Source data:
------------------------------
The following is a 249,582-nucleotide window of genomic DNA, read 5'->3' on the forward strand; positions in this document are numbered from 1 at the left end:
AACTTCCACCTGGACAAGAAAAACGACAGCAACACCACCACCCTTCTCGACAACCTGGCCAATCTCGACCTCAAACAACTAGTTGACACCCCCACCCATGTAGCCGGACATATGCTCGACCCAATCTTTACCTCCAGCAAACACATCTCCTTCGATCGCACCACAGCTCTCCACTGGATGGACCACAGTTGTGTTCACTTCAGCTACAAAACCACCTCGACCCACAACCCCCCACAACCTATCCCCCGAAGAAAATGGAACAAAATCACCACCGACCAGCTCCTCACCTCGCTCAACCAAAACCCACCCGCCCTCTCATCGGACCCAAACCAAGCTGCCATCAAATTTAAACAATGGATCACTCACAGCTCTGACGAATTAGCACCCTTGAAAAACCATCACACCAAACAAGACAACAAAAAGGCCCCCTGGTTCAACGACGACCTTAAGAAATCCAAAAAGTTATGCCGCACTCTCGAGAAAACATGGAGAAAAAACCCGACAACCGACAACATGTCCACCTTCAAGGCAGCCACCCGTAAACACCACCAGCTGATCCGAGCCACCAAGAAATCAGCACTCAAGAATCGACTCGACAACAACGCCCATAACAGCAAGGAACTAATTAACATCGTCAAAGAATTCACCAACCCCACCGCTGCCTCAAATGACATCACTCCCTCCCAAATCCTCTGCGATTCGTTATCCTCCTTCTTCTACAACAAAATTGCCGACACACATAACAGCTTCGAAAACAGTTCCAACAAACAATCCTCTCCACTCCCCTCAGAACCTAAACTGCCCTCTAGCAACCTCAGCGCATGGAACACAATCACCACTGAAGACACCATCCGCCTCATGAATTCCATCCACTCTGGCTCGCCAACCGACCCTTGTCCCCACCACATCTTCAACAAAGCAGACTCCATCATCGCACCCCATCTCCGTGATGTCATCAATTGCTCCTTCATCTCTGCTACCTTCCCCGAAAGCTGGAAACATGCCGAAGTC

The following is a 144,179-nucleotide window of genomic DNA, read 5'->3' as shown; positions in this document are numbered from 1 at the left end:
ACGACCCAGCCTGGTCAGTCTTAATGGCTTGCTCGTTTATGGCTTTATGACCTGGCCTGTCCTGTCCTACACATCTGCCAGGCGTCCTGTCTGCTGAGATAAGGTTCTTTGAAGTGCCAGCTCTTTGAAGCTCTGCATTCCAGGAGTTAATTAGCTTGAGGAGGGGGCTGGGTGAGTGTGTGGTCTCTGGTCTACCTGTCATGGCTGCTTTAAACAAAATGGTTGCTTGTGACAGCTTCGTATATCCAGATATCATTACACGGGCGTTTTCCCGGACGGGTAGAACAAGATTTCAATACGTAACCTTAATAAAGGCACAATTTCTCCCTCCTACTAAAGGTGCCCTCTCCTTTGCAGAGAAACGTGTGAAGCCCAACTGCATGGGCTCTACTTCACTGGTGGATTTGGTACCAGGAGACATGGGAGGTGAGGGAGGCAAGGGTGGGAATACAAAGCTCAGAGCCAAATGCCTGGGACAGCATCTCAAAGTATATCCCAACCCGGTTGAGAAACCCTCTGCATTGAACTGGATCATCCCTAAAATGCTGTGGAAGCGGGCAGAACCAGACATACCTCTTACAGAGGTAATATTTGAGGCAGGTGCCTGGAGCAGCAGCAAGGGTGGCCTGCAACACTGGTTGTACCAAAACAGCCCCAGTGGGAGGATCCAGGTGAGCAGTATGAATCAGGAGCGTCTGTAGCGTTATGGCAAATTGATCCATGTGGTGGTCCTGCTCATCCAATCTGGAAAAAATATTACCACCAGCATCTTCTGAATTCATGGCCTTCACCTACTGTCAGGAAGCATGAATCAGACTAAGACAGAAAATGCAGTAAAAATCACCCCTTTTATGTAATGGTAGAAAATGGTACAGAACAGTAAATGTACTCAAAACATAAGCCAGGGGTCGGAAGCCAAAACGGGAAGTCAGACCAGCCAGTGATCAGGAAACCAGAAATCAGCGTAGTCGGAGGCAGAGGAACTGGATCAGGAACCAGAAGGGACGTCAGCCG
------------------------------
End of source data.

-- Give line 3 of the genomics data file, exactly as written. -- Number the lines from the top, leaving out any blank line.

The following is a 144,179-nucleotide window of genomic DNA, read 5'->3' as shown; positions in this document are numbered from 1 at the left end: